"Jacek ma chłopaka."

Translation:Jacek has a boyfriend.

December 19, 2015

This discussion is locked.


Thumbs up for Jacek! Please, keep him having a boyfriend in the final version of the course... ;-)

Something more on topic perhaps: does the name "Jacek" really translate as English "Jack"? So, is "Jacek" a diminutive of "Jakub"?

December 19, 2015


'Jacek' and 'Jakub' are two different names.

December 19, 2015


Jakub = Jacob

January 3, 2016


thanks, so the Polish name 'Jacek' would not necessarily translate as 'Jack' (which seems to derive from 'Jacob')

December 19, 2015


The closest English counterpart of 'Jacek' is 'Jack'. According to wikipedia


'In English it is traditionally used as the diminutive form of the given name John, though it is also often given as a proper name in its own right.'

December 19, 2015


It seems that 'Jacek' has a different etymology than 'Jacek': https://en.wikipedia.org/wiki/Jacek

"Jacek is a Polish given name of Greek origin coming from Hyacinth, through the archaic form of Jacenty."

'Jacek' to me seems a nice sounding, quite typically Polish, first name in its own right. I would rather not anglicise it into something as bland as 'Jack'.

December 19, 2015


Jacek = Hyacinth in English, which is a name nobody uses in English but exists in other languages. Jacinda in Spanish for instance.

Meanwhile, in English, Jack is derived from John, which is Jan in Polish (and unrelated to Jacek).

But every Jacek I know goes by Jack in English to the point that it may as well be the commonly accepted translation.

June 23, 2017


I don't know about other Spanish speaking countries, but in Spain is Jacinta, never heard it with a "d".

September 6, 2017


And how about English James and Jacob? What's the difference between them? Because I think Polish Jacek and Jakub might be the same case

March 11, 2016


Those are two different names in both languages.

March 11, 2016


Definitely not expected to see this in Polish course.

February 25, 2016


Our loss, Captain Harkness.

December 29, 2015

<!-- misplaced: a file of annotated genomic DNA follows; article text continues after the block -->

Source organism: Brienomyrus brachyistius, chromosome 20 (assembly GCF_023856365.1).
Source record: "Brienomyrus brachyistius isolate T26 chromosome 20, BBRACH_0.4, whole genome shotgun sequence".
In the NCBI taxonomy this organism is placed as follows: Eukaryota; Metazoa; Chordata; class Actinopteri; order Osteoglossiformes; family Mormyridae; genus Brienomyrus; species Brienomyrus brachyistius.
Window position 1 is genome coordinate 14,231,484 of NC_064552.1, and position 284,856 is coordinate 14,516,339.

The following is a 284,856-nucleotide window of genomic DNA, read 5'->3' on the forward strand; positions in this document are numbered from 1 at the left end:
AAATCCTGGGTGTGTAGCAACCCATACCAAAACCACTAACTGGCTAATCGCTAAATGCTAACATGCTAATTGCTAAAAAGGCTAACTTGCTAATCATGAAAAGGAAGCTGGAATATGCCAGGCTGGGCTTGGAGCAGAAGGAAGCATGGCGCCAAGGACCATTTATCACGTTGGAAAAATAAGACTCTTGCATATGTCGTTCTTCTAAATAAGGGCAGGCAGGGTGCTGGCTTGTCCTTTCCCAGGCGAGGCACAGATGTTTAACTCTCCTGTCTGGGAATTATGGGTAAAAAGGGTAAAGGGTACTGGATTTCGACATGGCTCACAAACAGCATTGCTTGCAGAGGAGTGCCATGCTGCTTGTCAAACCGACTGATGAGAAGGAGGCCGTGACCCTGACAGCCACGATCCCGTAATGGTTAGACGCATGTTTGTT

Would you really need to translate the name? I guess itd be up to personal preference, but in English this could also be "Jacek has a boyfriend", right?

November 16, 2016


Both work. I would personally put "Jacek" as the main version and just accept "Jack", but whoever wrote this sentence had a different opinion.

November 17, 2016


If you want to translate the name, it should be "Hyacinth".

November 17, 2016


True, I even did mention it somewhere else. I guess I will put it as an accepted answer, although the chances that someone will actually put it (without reading our comments) are miniscule ;)

November 19, 2016


Oh, also, is 'chłopaka' an inflected form of 'chłopiec' or a different word entirely? What would 'girlfriend' be?

November 17, 2016


chłopaka is inflected form of chłopak.

chłopiec and chłopak (and chłopczyk) all mean boy, but chłopczyk is little boy, chłopiec is standard word for boy = from little child to adolescent, and chłopak is young man (or boyfriend)

dziewczyna and dziewczynka both mean girl, but dziewczynka is for little girl, dziewczynka is female teenager or young woman (or girlfriend)

November 17, 2016


As for Hyacynth: remember the female lead in the British sitcom "k]Keeping up Appearances" http://www.bbc.co.uk/comedy/keepingupappearances/

December 31, 2017


Who, Placek? :P

October 16, 2017
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